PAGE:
The City of Regina is leading the most extensive urban revitalization project in the City's history, a three-phased project called the Regina Revitalization Initiative (RRI). Phase two of the project is the Railyard Renewal Project involves the redevelopment of approximately 17.5 acres of vacant downtown land formerly used as a Canadian Pacific freight car marshaling yard. Work is underway to transform the former railyard into a mixed-use community with new offices, retail stores, and restaurants. A residential sector will provide various options for distinctive urban living with a pedestrian walkway connecting the district to Downtown, revitalizing Regina's nightlife, and providing access to the Warehouse District to the north. Dewdney Avenue is within proximity to the Warehouse District, and it gets considerable foot traffic. The walkway will provide easy access for pedestrians and cyclists and open up more business opportunities in the Warehouse District.
Consultants base-mapped the site, identifying urban design opportunities and challenges. These were assessed and then used to guide redevelopment plans. A risk assessment also considered the operation of CP Rail's adjacent interchange and facilities. The new pedestrian bridge's impact in terms of walkability and connectivity was also quantified, along with input from the community. All these factors helped in the preparation of the preferred redevelopment strategy and concept plan. Forty key stakeholders and over 500 residents shared their aspirations for the site.
The railyard transformation will include:
- Environmental clean-up of the site
- Installing new utility infrastructure
- Improvements to Dewdney Avenue
- Development of new public spaces
Phase Two will cost more than $500 million with the majority of funding from private sources. The Government of Canada, the Province of Saskatchewan, and the City of Regina have jointly committed $33.6 million towards the project.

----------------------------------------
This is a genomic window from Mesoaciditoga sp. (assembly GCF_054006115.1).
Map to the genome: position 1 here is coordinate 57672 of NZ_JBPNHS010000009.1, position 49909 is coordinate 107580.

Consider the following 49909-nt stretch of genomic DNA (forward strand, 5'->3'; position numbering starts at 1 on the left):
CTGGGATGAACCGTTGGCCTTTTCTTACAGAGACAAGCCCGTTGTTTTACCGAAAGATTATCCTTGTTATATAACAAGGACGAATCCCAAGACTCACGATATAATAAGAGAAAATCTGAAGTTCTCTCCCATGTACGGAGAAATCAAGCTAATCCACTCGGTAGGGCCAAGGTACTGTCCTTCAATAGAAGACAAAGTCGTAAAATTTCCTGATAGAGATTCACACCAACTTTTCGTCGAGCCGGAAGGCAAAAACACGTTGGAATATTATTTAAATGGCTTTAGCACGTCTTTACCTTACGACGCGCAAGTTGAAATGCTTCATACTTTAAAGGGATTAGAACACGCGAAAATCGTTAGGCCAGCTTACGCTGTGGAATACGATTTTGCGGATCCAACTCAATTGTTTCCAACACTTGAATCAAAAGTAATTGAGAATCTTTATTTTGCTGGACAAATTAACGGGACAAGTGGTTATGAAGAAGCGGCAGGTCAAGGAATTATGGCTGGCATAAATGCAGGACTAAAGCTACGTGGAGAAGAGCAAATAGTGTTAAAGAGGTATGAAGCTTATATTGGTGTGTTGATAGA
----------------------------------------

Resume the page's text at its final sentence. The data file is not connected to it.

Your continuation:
Plans are underway to make this a net-zero community achievable with a sustainability model, including green roofs, renewable energy, and electric vehicles in line with Regina's 100% renewable energy target for 2050.
About Phase One: Construction and Opening of Mosaic Stadium
In 2014, Mosaic Stadium's construction began and opened to the public in the summer of 2017. The stadium is the largest interconnected event complex in Canada, with 33,000 seats. The stadium hosts numerous sports organizations and is the home of the Canadian Football League's Saskatchewan Roughriders.
Future Plans for Phase Three: Long-term Redevelopment of Taylor Field Neighbourhood
The third phase is the long-term redevelopment of the Taylor Field site. Demolition of the former Roughriders stadium made room for Mosaic Stadium, producing approximately 20 acres for development. The City has an exciting opportunity to rejuvenate one of Regina's historic neighborhoods, with around 20 acres available for future growth.
Looking forward, the City of Regina has identified critical opportunities for economic growth over the next ten years. The goal is to make Regina a leading destination for tourism, the arts, businesses and to bolster population growth. Projects like the Railyard Renewal Project include the need for Canadian-made access doors. Access Doors Canada is the country's leading supplier of access doors, roof hatches, floor panels, and products that contribute towards achieving LEED certification. Get in touch to find out more by calling 1-800-679-3405 or visit us online at www.accessdoorscanada.ca